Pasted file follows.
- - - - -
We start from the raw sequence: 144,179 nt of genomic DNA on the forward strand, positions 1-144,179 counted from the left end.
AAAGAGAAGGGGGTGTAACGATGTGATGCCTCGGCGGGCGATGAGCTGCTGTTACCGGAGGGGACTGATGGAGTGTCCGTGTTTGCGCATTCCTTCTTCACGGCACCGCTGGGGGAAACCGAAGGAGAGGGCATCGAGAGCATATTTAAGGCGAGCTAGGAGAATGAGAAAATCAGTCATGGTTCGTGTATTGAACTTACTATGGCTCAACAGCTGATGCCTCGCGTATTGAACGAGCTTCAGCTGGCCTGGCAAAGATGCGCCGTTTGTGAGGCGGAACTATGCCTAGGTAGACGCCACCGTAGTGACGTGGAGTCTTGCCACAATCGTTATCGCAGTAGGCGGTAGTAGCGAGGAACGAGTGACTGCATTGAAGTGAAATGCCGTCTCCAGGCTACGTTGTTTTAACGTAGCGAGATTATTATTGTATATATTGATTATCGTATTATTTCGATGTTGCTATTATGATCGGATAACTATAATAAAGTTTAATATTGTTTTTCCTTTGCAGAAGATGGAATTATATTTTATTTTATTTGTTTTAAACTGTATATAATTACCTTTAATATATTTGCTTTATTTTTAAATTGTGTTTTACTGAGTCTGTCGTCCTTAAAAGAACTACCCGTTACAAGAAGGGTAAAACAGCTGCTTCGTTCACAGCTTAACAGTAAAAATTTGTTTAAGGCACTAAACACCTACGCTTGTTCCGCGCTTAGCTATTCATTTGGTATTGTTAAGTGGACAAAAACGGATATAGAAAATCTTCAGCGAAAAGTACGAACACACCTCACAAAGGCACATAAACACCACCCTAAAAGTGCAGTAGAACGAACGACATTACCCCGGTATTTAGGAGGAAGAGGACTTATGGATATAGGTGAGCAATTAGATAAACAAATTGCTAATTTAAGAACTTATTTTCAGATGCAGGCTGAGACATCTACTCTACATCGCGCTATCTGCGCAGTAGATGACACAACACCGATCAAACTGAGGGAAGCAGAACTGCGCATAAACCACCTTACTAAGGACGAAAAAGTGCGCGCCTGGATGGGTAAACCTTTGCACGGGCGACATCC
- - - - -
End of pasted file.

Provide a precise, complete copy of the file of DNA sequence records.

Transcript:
We start from the raw sequence: 144,179 nt of genomic DNA on the forward strand, positions 1-144,179 counted from the left end.
AAAGAGAAGGGGGTGTAACGATGTGATGCCTCGGCGGGCGATGAGCTGCTGTTACCGGAGGGGACTGATGGAGTGTCCGTGTTTGCGCATTCCTTCTTCACGGCACCGCTGGGGGAAACCGAAGGAGAGGGCATCGAGAGCATATTTAAGGCGAGCTAGGAGAATGAGAAAATCAGTCATGGTTCGTGTATTGAACTTACTATGGCTCAACAGCTGATGCCTCGCGTATTGAACGAGCTTCAGCTGGCCTGGCAAAGATGCGCCGTTTGTGAGGCGGAACTATGCCTAGGTAGACGCCACCGTAGTGACGTGGAGTCTTGCCACAATCGTTATCGCAGTAGGCGGTAGTAGCGAGGAACGAGTGACTGCATTGAAGTGAAATGCCGTCTCCAGGCTACGTTGTTTTAACGTAGCGAGATTATTATTGTATATATTGATTATCGTATTATTTCGATGTTGCTATTATGATCGGATAACTATAATAAAGTTTAATATTGTTTTTCCTTTGCAGAAGATGGAATTATATTTTATTTTATTTGTTTTAAACTGTATATAATTACCTTTAATATATTTGCTTTATTTTTAAATTGTGTTTTACTGAGTCTGTCGTCCTTAAAAGAACTACCCGTTACAAGAAGGGTAAAACAGCTGCTTCGTTCACAGCTTAACAGTAAAAATTTGTTTAAGGCACTAAACACCTACGCTTGTTCCGCGCTTAGCTATTCATTTGGTATTGTTAAGTGGACAAAAACGGATATAGAAAATCTTCAGCGAAAAGTACGAACACACCTCACAAAGGCACATAAACACCACCCTAAAAGTGCAGTAGAACGAACGACATTACCCCGGTATTTAGGAGGAAGAGGACTTATGGATATAGGTGAGCAATTAGATAAACAAATTGCTAATTTAAGAACTTATTTTCAGATGCAGGCTGAGACATCTACTCTACATCGCGCTATCTGCGCAGTAGATGACACAACACCGATCAAACTGAGGGAAGCAGAACTGCGCATAAACCACCTTACTAAGGACGAAAAAGTGCGCGCCTGGATGGGTAAACCTTTGCACGGGCGACATCC